S'pore-listed firms must hold AGMs here from Jan

PHOTO: S'pore-listed firms must hold AGMs here from Jan

THE Singapore Exchange (SGX) is taking steps to improve shareholder access to annual general meetings and to ensure their AGM votes are tallied accurately.

From Jan 1 next year, all companies and trusts with a primary listing here will have to hold their AGMs in Singapore, the SGX said in an announcement yesterday.

Most companies do this already, but some still hold their meetings abroad. For instance, earlier this year, some China companies listed here - Full Apex (Holdings) and Kingboard Copper Foil Holdings - held AGMs in Hong Kong or mainland China.

The AGM is the only chance most retail investors have to meet and question management.

In June 2011, the SGX issued a consultation paper proposing that all firms with primary listings here be required to hold their AGMs in Singapore. Under the new rule, if a locally-listed firm faces legal constraints preventing it from holding AGMs in Singapore, "they are advised to provide alternative modes of engagement" with shareholders, the SGX said.

This could be a webcast or organising meetings for shareholders based here.

Under another new rule, listed companies and trusts will be required to conduct voting by poll by Aug 1, 2015.

Many firms have long used a show of hands by shareholders to determine the outcome of resolutions, rather than a poll where all votes are counted.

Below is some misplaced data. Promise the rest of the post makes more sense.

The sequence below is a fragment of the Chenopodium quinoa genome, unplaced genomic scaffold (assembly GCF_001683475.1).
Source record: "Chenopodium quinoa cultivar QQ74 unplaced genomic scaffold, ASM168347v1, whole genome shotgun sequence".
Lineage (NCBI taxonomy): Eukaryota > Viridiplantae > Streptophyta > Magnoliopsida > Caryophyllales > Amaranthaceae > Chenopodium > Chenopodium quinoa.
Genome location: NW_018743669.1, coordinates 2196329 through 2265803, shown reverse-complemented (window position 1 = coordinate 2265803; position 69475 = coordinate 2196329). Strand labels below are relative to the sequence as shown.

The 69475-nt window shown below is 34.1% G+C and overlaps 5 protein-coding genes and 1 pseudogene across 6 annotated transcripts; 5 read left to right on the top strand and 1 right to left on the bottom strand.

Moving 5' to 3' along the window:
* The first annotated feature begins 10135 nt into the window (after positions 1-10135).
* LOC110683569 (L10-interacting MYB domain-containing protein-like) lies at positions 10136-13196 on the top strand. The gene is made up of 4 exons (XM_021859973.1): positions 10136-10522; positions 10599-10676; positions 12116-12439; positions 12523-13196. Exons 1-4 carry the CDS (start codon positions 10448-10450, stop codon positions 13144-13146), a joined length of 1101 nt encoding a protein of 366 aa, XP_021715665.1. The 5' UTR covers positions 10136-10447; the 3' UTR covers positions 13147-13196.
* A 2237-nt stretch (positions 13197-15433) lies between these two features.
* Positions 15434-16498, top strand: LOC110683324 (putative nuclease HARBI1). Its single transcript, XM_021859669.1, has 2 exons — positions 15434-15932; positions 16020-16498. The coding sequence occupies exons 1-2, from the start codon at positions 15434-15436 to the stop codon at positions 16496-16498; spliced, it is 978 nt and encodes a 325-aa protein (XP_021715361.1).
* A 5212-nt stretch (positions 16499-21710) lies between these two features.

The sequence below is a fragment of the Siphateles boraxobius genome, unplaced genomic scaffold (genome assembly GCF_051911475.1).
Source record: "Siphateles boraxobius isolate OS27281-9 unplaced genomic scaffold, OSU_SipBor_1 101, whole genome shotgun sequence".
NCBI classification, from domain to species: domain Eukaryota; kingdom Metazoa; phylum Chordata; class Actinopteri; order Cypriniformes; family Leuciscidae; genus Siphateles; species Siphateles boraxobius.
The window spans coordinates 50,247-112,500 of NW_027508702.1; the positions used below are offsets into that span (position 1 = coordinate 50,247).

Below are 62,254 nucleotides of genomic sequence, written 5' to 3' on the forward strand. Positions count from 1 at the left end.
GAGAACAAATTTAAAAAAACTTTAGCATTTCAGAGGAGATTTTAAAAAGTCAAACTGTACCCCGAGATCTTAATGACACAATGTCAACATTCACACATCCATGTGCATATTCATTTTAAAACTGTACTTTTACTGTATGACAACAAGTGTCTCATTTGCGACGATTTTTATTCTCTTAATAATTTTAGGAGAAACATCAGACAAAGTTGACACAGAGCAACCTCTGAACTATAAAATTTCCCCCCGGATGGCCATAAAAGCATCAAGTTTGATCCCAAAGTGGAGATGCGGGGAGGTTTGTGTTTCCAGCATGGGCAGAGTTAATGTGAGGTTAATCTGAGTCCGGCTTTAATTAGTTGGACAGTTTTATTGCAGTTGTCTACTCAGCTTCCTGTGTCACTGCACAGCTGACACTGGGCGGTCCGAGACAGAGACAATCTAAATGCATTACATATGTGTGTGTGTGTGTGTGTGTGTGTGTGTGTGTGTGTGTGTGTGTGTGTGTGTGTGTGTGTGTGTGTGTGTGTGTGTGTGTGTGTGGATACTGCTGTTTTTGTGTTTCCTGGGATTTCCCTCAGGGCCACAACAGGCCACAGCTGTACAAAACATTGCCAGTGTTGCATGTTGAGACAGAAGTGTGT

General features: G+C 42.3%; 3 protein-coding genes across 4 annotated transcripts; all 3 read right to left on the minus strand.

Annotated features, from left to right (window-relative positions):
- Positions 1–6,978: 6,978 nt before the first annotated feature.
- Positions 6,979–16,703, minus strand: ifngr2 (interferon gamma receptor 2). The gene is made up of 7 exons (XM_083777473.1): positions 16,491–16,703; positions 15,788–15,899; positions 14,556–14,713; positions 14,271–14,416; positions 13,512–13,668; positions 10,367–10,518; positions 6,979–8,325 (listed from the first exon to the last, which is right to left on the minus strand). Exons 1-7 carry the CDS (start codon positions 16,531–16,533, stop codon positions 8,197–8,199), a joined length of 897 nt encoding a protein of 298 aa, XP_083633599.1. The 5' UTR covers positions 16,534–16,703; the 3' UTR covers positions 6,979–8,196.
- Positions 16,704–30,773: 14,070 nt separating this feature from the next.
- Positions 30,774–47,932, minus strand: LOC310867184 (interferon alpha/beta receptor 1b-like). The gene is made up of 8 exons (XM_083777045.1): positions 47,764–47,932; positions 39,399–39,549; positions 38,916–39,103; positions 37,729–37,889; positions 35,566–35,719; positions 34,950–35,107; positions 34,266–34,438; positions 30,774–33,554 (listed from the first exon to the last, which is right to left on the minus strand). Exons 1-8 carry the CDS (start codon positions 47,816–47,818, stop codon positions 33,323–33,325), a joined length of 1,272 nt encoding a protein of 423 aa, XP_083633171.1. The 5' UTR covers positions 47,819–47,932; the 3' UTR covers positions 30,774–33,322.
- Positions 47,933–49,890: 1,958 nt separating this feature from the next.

The bourse operator said the move will enhance voting transparency and encourage greater shareholder participation.

The SGX will also require the prompt disclosure of these voting outcomes, again from Aug 1, 2015.

Q&M Dental Group is one company that has been using the show of hands method.

Its general counsel V. Subramaniam said: "Although Q&M has more than 1,000 shareholders, only about 30 to 40 will show up at the AGM. Also, a bulk of Q&M's shares are held by a small number of people who have a majority of the voting rights; so having to conform to this rule will be disadvantageous to us in terms of cost."

He said they will have to spend more money on manpower such as engaging scrutineers and paying for electronic polling devices.

Stock activist Denis Distant welcomed the move if polls are conducted electronically and the results announced promptly.

"It'll be a chore and so time consuming if the poll is done manually (via slips of paper)," he said.

It does not have to be a one-size-fits-all approach, he said. "SGX could let firms with a smaller shareholder base stick to the show of hands method while those with a larger shareholder base should implement voting by poll electronically."


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